[vc_row][vc_column][vc_column_text]Zhibo is a weekly column in which Beijing-based American Taylor Hartwell documents his journey down the rabbit hole of Chinese livestreaming app YingKe. If you know nothing about the livestreaming (直播; “zhibo”) phenomenon in China, start here.
When I first started down the zhibo (livestreaming) rabbit hole, I mentioned that popularity on Yingke seems to revolve around a sort of *holy trinity* of appealing characteristics: talent, attractiveness, and humor.
Six months and millions of clicks later, I can’t honestly claim to have much more of an in-depth understanding of what drives livestreaming success. One of my frustrations with Yingke has been the lack of data — you can’t sort through your fans in any way other than scrolling down the list, there’s no available demographics or analytics that I’m aware of, and feedback is essentially limited to what you can read in your streaming room. Imagine if all a YouTuber had to go on was the comments section…
But there is one direct way to see what people think of you – Yingke’s yinxiang (印象, “impressions”) system.
When you’re watching a streamer, there’s a wide variety of attributes you can “tag” them with. These range from describing external appearance to sound quality and even personality/character. Use Yingke for long enough, and you’ll end up collecting quite a few of them — the more of an impression you make, the more impressions you get.
Despite Yingke’s unwillingness to give hosts the kind of analytical data that would come standard with most Western platforms, yinxiang tags offer at least some kind of relevant info in terms of how your audience views you. To that end, I figured I’d sift through my 1,000-odd yinxiang and see what kind of impression (bahdoom psh) I’m making on the Chinese livestreaming audience.
Not a great one, apparently
Initially, I thought attractiveness (primarily of the female variety) would be far and away the most important thing on Yingke, but I think I underestimated the degree to which viewers open the app to simply be entertained. People flip through the streaming rooms like TV channels (remember those?) and although a pretty face will certainly get their attention, it seems that having some personality goes a long way towards keeping that attention for longer than a few seconds. The fact that (almost) every popular streamer seems to have the same external sound card with which they continuously play the same laugh track shows that fast-paced humor is in high demand on Yingke.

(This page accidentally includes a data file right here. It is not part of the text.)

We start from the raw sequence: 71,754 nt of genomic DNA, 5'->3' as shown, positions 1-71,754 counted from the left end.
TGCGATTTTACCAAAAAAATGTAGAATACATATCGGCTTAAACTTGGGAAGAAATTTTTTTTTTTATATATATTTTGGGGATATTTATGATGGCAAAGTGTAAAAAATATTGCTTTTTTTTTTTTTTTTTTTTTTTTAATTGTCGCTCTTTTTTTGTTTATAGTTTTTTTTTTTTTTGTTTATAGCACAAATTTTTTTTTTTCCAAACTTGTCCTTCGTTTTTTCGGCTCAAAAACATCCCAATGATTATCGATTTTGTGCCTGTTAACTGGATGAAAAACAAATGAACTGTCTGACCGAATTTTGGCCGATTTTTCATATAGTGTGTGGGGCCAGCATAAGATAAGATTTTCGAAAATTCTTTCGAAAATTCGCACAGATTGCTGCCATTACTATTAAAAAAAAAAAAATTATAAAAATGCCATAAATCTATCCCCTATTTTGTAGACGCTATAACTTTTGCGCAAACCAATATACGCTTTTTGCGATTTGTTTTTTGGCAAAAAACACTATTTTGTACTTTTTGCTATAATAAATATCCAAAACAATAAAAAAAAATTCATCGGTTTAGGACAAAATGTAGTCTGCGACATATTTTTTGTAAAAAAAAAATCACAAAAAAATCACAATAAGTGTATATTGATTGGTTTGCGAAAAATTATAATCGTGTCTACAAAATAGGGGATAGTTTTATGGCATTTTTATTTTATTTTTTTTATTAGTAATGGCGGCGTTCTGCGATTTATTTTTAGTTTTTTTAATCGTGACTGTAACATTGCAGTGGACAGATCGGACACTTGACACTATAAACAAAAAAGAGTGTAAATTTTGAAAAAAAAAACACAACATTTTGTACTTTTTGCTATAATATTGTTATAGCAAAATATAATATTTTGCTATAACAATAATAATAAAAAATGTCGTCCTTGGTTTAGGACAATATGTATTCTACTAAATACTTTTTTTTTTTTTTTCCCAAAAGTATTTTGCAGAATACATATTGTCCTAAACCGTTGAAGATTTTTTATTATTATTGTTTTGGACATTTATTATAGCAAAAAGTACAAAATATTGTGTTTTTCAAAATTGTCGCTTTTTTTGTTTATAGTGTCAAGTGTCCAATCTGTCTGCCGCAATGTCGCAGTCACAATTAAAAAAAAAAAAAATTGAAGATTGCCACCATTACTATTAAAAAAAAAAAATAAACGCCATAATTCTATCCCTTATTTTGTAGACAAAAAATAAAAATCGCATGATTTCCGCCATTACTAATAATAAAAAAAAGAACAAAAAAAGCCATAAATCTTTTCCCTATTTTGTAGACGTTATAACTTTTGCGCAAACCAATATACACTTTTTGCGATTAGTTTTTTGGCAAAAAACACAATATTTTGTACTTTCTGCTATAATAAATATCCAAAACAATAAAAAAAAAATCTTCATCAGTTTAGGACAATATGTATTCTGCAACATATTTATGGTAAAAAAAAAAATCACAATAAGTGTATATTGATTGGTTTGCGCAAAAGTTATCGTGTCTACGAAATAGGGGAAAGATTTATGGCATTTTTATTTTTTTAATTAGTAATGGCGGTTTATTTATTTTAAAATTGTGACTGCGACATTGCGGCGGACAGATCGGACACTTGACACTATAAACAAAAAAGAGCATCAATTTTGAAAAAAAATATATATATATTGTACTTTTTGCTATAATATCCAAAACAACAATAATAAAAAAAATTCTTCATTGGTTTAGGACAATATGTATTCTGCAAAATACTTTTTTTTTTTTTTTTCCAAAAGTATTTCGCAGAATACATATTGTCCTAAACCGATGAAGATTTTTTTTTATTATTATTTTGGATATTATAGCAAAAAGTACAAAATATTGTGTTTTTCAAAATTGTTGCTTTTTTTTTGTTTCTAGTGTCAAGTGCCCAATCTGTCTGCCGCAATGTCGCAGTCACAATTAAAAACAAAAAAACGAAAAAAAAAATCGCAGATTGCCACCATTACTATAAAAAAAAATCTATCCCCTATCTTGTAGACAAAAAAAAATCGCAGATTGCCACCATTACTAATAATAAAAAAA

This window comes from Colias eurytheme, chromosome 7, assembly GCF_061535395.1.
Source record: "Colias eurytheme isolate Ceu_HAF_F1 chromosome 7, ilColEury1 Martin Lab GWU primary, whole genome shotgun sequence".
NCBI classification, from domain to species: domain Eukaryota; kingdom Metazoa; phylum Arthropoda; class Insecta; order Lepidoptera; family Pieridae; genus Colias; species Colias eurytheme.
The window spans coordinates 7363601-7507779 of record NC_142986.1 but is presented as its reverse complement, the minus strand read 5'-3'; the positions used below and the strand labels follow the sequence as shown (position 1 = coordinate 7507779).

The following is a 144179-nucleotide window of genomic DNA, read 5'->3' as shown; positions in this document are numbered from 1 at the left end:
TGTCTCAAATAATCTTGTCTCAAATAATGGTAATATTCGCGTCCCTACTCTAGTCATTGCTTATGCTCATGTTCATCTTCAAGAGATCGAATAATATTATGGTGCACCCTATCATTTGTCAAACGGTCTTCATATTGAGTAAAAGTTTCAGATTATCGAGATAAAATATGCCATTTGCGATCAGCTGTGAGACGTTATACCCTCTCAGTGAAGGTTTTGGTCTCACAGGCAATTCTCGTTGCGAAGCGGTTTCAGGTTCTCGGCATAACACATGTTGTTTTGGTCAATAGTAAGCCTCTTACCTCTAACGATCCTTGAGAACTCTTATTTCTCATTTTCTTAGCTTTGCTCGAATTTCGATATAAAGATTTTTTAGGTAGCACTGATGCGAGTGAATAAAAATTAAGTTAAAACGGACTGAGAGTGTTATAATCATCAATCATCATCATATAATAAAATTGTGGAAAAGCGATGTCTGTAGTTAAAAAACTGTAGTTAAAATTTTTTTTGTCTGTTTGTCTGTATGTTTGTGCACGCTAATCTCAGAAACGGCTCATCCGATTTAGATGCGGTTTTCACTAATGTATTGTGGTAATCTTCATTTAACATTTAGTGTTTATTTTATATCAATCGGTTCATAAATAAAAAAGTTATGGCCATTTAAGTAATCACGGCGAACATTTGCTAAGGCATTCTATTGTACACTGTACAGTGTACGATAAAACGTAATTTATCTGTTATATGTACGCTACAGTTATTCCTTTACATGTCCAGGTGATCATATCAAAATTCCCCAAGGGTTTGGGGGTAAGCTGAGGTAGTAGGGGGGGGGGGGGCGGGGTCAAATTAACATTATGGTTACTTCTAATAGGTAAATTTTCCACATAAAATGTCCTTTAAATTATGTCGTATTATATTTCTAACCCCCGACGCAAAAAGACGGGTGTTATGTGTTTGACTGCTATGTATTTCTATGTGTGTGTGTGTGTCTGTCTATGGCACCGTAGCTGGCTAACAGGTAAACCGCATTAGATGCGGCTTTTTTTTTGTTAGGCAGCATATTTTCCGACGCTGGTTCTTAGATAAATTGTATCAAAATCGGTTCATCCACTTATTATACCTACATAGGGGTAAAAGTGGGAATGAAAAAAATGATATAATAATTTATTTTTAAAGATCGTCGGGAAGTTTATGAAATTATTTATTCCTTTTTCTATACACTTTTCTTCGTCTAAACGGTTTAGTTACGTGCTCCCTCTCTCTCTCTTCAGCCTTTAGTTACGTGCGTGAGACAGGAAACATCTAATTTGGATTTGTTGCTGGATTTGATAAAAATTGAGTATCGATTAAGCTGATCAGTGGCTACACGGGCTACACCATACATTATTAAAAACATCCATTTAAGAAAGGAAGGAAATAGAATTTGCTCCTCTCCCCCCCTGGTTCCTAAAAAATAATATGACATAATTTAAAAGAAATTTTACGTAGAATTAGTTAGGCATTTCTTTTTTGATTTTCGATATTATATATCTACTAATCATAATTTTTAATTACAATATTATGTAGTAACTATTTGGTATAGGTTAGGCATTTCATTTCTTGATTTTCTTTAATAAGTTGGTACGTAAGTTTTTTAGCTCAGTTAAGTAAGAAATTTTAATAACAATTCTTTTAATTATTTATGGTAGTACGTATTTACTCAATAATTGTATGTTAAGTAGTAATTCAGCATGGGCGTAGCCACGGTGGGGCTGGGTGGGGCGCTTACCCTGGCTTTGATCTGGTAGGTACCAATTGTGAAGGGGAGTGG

Youmou fengqu (幽默风趣, “funny and interesting”) is my most-tagged yinxiang, so I suppose I must be doing something right. To some degree, people are always going to mark me as “interesting” by pure virtue of novelty and “funny” because watching someone struggle to speak a language is pretty funny, in a “look, he thinks he’s people!” kind of way. But my goal on zhibo is to come across goofy, so I guess my shtick is working.
It’s kind of like this
This one confused me at first because xing (型) simply means “type,” and nan (男) means male — so it seemed more like a straightforward category than a tag or impression. But it turns out that xingnan (型男) is commonly used as slang for a well-dressed/handsome guy (they said it, not me).
Much has already been written about the term xiao xian rou (小鲜肉) which literally translated means “small fresh meat.” Less literally, it refers to young guys who are handsome in a somewhat “feminine” way — well groomed, sharp features, nice hair, that sort of thing.
Given the average height and average propensity for facial hair around here, it makes sense that male beauty ideals would go more in the slim fashion model direction and less in the burly lumberjack direction, but my understanding of xiao xian rou is that there are also connotations of youth and cuteness, and even innocence — look up TF Boys for the dictionary definition.
I attribute my lack of small fresh meat tags to my towering 5’8” height and occasional manly stubble.
I’m basically a lumberjack
*pause for delirious laughter*
Ok, look, here’s how this one happens. People ask why I’m on Yingke, I say it’s to practice Chinese, they say that’s very studious of me, I say oh shucks. Straightforward enough.
I actually did a search for this yinxiang just to see what sorts of streamers are *primarily* thought of as scholars/gentleman, and it turns out that there’s a whole bunch of calligraphy channels dedicated purely to blowing your mind with their character-writing skills:
Respect, Yingke. You’re deeper than I thought.
Come back next week for Part 2: Sunshine boys, sarcasm, and gender-specific sanguinity.